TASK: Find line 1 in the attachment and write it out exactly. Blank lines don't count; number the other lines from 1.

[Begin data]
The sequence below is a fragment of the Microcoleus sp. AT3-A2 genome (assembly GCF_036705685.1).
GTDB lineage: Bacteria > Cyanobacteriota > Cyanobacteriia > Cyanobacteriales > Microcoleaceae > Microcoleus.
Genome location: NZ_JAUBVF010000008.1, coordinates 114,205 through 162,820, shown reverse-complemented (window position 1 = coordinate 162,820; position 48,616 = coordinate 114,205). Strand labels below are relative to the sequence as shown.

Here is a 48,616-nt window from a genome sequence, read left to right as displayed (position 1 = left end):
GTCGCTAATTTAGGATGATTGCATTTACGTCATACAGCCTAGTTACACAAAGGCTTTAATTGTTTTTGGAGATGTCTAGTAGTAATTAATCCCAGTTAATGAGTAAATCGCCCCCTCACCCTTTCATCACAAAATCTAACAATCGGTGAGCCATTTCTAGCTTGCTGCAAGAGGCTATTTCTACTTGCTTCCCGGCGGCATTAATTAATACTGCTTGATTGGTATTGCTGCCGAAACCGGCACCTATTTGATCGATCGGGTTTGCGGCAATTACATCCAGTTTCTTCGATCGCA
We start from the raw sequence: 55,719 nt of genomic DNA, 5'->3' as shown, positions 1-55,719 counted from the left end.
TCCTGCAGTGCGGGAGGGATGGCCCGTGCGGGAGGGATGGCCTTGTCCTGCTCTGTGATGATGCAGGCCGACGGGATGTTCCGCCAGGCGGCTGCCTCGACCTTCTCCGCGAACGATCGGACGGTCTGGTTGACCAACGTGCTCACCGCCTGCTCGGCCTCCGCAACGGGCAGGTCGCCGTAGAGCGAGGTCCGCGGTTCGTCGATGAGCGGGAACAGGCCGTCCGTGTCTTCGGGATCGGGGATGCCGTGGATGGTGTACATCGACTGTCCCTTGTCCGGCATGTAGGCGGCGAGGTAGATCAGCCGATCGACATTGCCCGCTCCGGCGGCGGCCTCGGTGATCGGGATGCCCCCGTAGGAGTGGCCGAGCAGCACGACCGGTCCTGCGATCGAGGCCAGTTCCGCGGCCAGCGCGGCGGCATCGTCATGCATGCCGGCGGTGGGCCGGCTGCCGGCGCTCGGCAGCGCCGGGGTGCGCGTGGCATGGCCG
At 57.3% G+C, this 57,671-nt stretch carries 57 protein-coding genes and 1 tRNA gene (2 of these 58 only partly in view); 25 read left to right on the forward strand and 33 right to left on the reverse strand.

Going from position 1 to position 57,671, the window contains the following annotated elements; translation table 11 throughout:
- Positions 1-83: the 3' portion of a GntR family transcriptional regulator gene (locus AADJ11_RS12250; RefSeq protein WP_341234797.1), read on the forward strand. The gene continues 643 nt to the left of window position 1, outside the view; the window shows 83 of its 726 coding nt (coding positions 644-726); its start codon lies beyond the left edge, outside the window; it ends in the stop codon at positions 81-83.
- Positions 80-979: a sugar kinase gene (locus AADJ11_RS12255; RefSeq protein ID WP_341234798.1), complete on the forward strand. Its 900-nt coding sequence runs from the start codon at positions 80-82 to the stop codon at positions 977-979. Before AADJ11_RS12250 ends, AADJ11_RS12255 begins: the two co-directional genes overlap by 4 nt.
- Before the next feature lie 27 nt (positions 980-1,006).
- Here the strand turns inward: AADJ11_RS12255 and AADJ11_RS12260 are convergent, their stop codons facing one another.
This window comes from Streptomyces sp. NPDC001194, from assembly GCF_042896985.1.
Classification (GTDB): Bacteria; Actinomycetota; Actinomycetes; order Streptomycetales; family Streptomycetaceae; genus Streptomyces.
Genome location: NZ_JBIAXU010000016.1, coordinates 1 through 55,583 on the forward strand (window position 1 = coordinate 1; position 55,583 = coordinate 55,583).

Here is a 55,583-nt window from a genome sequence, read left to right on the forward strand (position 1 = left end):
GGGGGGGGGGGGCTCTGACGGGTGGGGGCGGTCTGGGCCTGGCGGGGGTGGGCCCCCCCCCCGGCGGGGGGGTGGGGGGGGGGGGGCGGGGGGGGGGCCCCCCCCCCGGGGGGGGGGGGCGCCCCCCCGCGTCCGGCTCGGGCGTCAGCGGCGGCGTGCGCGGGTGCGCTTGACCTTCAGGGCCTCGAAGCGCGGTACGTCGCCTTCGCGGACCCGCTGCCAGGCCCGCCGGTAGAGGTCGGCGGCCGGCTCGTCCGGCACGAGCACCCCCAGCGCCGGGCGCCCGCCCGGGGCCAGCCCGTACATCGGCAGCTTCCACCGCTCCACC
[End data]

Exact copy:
The sequence below is a fragment of the Microcoleus sp. AT3-A2 genome (assembly GCF_036705685.1).